Revising PM2.5 emissions from residential combustion, 2005–2019

Implications for air quality concentrations and trends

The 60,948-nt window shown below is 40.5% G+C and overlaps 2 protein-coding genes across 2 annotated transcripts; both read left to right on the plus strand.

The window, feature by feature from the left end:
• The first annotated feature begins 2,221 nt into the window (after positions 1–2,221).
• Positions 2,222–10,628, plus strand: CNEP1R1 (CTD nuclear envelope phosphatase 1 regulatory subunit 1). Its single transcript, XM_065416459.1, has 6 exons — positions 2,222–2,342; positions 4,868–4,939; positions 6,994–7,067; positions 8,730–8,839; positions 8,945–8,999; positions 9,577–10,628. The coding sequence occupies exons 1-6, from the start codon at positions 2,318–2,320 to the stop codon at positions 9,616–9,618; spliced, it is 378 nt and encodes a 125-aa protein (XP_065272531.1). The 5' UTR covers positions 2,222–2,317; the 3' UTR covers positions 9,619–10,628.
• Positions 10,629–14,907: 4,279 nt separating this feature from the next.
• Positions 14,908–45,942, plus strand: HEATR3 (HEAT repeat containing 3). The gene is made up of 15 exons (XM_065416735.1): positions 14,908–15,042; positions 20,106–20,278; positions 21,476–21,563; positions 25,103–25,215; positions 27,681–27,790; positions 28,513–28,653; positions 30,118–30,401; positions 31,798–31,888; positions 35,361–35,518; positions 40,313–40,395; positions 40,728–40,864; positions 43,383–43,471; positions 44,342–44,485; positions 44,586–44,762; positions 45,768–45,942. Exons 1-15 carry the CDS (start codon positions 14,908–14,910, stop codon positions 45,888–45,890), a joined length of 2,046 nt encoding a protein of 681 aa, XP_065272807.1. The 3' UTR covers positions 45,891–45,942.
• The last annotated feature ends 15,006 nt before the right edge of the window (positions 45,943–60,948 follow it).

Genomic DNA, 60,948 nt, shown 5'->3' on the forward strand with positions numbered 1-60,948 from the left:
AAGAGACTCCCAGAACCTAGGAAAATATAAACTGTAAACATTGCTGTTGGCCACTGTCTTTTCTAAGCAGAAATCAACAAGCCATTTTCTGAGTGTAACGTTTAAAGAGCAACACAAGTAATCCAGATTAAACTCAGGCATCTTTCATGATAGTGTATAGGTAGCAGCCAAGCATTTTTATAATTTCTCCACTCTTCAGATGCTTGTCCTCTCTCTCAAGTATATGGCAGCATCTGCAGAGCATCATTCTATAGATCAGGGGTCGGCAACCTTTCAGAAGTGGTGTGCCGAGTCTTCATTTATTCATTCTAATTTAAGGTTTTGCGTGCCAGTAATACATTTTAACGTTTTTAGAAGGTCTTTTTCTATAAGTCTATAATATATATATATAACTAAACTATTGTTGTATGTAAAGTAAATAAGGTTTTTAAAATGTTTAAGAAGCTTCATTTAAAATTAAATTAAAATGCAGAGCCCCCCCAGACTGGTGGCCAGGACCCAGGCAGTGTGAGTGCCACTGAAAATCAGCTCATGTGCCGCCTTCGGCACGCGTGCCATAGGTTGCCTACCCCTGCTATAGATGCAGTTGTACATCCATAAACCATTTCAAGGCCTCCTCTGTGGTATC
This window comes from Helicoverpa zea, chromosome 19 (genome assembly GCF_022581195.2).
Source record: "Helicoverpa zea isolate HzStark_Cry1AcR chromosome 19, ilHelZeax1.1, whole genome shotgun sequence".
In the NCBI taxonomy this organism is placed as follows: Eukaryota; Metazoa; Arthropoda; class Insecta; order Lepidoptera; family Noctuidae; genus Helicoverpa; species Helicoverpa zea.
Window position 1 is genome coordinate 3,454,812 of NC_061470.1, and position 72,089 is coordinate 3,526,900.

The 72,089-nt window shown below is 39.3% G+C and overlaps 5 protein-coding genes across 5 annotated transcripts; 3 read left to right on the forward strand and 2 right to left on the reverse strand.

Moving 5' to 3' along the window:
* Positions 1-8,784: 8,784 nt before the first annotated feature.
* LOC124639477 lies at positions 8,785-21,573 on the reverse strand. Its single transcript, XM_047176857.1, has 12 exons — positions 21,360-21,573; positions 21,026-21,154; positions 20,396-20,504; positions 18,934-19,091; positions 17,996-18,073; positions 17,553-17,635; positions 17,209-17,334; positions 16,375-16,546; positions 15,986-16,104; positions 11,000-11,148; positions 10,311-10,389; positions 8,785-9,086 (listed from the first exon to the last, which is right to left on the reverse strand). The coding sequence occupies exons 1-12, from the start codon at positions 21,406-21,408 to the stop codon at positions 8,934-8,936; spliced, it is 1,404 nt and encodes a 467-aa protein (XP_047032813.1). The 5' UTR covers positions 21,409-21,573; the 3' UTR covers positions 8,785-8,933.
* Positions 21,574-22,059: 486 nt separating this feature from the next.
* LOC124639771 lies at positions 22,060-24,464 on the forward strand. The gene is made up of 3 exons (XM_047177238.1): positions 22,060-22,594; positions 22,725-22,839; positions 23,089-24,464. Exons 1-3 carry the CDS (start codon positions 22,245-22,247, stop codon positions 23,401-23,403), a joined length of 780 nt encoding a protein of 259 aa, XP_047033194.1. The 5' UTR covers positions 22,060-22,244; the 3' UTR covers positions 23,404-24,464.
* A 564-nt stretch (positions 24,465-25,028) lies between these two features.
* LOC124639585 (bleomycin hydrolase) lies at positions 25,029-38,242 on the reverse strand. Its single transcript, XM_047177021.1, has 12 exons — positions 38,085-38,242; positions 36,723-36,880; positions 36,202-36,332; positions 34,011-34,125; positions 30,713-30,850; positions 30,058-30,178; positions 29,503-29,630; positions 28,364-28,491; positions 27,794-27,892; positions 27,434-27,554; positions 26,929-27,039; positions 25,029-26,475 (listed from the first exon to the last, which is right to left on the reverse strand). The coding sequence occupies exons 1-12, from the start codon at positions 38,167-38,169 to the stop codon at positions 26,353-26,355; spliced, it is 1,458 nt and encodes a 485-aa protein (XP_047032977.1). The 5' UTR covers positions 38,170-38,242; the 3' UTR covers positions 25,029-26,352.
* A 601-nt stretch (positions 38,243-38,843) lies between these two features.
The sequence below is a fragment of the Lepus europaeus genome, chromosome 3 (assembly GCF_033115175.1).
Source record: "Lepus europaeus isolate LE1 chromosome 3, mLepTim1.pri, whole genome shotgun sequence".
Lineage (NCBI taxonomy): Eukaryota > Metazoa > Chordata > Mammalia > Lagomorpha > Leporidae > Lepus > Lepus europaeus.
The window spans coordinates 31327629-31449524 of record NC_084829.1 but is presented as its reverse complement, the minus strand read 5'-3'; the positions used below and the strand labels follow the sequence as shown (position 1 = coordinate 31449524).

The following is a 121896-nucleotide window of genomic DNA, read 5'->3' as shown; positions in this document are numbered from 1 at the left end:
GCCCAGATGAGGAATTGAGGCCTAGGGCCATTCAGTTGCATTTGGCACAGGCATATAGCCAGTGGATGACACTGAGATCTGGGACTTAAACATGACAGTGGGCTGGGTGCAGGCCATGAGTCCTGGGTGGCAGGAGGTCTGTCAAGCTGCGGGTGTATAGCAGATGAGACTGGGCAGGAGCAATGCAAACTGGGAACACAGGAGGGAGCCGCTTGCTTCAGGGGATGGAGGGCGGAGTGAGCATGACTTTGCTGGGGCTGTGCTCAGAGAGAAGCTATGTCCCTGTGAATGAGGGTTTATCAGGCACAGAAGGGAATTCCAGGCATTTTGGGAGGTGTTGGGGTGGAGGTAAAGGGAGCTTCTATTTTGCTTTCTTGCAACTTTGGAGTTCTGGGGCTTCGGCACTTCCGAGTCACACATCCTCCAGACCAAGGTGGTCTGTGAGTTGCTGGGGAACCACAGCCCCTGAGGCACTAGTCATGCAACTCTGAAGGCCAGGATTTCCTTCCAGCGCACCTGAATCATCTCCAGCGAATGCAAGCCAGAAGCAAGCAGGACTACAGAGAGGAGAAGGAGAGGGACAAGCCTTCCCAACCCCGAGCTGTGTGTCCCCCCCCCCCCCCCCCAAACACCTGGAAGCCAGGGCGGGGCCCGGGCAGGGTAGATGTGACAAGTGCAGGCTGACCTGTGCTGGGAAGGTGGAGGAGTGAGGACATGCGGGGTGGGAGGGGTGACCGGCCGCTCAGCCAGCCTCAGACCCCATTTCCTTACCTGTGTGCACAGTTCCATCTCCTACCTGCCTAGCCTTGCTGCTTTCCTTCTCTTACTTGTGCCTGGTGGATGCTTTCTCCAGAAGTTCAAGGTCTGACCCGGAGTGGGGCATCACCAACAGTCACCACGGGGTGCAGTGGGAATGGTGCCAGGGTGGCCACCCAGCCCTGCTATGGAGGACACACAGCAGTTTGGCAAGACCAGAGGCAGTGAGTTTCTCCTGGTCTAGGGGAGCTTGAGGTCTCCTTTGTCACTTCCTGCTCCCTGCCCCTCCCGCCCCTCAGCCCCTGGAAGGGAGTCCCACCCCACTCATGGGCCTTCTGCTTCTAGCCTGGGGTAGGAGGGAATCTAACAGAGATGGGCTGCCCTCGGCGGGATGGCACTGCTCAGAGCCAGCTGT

Condensable primary organic aerosols are a class of compounds that are vapour phase at stack conditions, but which can undergo both condensation and evaporation as the stack air is cooled and diluted upon discharge into ambient air. In the current emission reporting to the Air Convention, some countries include, and some exclude such emissions in their inventories.In this study, new residential combustion emission estimates have been developed for the years 2005-2019, with improved and consistent estimation of condensable emissions. A series of modelling runs has shown that condensables can have significant effects on air quality, trends, and source-receptor relationships, but many scientific issues remain concerning their characteristics. However, these new emissions provide the best available basis for future improvements in both the emission inventories and model formulations.